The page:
According to a survey by Mobile Helix, a majority of enterprises think they’d experience 40% more productivity if they moved their enterprise apps to mobile. Strikingly, only 32% of those companies feel they have the skills necessary to pull off development.
The disparity comes down to having budget dollars to invest in mobile infrastructure, access to cutting edge mobile app development tools, and resources capable of executing their mobile vision.
Even when budget and resources are within reach, it’s difficult to justify your mobile application strategy. That's why we broke it down into 4 simple steps.
To take your planning to the next level, download our free ROI Worksheet.
Step 1: Assess Quantitative Cost Savings
When working to build your case for an enterprise mobile application, you’ll want to clearly articulate the quantitative cost savings that your mobile app presents. This is the foundation of your argument and, if solid enough, can make some of the later steps less arduous.
Examples of quantitative mobile app development cost savings include printing and distribution, content updates, and hardware replacements. Let’s take a closer look at how these numbers can drive the discussion:
- Printing and Distribution Costs: Enterprise mobile applications make collateral access simpler. You’ll need to print collateral less often, including catalogs, brochures, and slicks. Also, depending on how you deliver these documents to your clients and customers, the business may see significant pocket change from the money you’ll save on postage.
- Costs to Update Content: We’ve all experienced the dreaded outdated content offer or professional asset. It’s embarrassing when it comes up internally and it’s potentially detrimental to the business if an employee is sharing old strategies and processes with customers. Having an enterprise mobile app allows assets to be updated in real time, instantly. Use your saved time to improve other areas of the business or create brand new collateral.
- Hardware Costs: Mobile apps open a world of equally mobile possibilities. Consider the iPad; this mobile device may replace a more expensive one, like a PC or laptop, and be more sales-friendly in the field thanks to improved battery life and touch-screen capabilities.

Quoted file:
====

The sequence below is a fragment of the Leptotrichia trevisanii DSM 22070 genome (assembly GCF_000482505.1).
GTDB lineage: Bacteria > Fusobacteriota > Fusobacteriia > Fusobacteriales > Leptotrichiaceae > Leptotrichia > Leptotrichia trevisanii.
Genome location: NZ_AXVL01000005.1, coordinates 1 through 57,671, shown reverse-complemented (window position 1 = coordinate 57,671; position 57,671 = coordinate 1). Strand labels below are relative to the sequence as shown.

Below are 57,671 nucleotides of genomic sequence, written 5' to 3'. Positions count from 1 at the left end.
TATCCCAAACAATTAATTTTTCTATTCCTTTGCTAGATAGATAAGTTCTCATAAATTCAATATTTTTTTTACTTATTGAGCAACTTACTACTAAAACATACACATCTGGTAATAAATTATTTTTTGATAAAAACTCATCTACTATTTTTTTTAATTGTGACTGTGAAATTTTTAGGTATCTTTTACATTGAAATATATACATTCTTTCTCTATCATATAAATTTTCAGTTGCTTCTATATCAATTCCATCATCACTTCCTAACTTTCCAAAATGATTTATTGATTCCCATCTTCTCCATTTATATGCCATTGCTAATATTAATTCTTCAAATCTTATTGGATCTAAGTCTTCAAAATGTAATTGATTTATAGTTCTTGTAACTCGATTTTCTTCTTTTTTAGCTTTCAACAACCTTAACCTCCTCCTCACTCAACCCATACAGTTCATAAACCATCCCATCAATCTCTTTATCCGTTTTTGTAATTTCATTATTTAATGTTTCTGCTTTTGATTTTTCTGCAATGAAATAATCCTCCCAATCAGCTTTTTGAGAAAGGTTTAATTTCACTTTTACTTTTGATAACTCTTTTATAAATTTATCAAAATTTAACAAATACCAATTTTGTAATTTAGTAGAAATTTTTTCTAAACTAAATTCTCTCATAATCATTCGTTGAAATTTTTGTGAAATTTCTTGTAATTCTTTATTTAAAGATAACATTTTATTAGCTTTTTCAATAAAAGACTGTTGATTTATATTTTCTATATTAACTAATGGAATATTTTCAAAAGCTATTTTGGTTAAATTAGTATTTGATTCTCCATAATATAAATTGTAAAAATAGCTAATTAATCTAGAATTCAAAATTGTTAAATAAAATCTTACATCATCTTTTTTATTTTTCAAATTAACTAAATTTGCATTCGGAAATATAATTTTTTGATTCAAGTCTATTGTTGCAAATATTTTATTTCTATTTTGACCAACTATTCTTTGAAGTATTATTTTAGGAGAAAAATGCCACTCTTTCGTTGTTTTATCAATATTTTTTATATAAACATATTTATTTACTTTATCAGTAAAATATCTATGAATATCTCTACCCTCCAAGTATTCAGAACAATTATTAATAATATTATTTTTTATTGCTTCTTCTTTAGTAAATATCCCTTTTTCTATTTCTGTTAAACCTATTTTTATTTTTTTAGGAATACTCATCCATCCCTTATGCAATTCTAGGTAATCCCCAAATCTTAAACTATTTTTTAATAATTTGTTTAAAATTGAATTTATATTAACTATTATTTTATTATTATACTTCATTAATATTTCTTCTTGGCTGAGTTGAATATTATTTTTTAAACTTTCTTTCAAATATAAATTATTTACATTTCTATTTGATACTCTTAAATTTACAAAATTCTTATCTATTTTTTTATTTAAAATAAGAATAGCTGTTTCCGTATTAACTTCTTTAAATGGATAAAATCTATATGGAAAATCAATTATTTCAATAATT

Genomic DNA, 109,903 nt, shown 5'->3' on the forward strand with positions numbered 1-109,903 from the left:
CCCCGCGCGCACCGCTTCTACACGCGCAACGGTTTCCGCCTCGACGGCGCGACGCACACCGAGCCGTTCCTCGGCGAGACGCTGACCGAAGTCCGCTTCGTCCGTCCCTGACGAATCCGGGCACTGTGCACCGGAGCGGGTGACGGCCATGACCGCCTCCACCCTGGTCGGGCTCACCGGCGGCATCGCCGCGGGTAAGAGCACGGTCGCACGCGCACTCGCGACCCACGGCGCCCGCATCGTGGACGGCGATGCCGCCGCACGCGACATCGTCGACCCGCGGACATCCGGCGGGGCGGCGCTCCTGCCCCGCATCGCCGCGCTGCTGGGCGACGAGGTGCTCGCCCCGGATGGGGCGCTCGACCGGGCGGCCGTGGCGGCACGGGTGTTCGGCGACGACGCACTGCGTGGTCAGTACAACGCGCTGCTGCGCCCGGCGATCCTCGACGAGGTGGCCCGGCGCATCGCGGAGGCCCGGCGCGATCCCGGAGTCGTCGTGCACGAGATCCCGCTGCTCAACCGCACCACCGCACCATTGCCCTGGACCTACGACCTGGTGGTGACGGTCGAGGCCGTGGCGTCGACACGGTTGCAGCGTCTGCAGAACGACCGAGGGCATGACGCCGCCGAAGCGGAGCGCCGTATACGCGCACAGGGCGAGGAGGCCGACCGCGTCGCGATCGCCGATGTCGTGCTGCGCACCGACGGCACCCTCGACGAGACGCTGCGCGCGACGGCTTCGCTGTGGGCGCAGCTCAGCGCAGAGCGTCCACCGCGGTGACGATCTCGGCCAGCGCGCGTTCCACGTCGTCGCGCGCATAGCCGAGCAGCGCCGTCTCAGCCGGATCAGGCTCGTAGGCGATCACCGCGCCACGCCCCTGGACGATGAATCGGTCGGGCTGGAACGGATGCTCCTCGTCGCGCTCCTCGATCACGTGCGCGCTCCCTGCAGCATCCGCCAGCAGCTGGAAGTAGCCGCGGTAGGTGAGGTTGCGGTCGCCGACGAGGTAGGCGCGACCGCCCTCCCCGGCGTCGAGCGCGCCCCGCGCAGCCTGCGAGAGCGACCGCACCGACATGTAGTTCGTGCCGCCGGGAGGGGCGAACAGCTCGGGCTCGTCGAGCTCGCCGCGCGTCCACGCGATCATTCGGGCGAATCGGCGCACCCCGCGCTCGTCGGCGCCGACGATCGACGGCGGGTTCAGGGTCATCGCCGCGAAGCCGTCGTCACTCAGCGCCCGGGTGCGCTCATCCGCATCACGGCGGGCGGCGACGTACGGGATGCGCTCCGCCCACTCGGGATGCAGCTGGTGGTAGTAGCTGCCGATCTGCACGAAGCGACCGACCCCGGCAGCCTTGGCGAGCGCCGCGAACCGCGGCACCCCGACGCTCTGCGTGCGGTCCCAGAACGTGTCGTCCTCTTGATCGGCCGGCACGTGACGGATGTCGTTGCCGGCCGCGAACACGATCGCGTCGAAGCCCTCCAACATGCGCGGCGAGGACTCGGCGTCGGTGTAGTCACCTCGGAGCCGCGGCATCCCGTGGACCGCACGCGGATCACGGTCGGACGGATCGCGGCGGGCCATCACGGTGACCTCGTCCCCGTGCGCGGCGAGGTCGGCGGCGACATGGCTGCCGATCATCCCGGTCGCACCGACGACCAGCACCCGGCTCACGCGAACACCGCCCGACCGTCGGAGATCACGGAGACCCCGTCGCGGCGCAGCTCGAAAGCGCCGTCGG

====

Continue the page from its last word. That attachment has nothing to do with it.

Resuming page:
Step 2: Assess Qualitative Value of an Enterprise Mobile App
Quantitative cost savings are great, but they require the support of conditional benefits before they can propel a project forward. The qualitative value of the mobile app is particularly important, in fact, because mobile projects often improve processes dramatically.
Some value comes in the form of integration, others in process automation or shorter sales cycles. But the list of potential touch-points is substantial:
- Automating Processes: Process automation is one thing that sales and marketing teams will always rally behind – it means less headaches and more productivity. This is a great way to justify mobile app development cost—everyone wins.
- Increase in Revenue from Shorter Sales Cycles: One of our global manufacturing clients reported 30% more face time with clients when using their enterprise mobile app. This was possible because sales teams had the ability to speed up orders and shorten resolution time with digital, on-the-go materials.
- Employee Efficiency: A mobile app, depending on how it’s developed, can give employees access to content while offline. This means no more dead time in the work day should a person be off-site or traveling.
- Better Internal Communications: It’s important for teams to be able to communicate easily. Enterprise mobile solutions encourage communication through centralized system updates, simplified email access, up-to-date calendars, and fast messaging applications.
Now that you’ve started the blueprint for your business case, check out our free ROI Worksheet to expand on Step 2 and explore Steps 3 and 4. You’ll learn how to best estimate mobile app development costs and assess what factors go into long-term app operations.
Have your organization’s enterprise apps gone mobile? We’d love to hear what the results of the transition were for you and your team.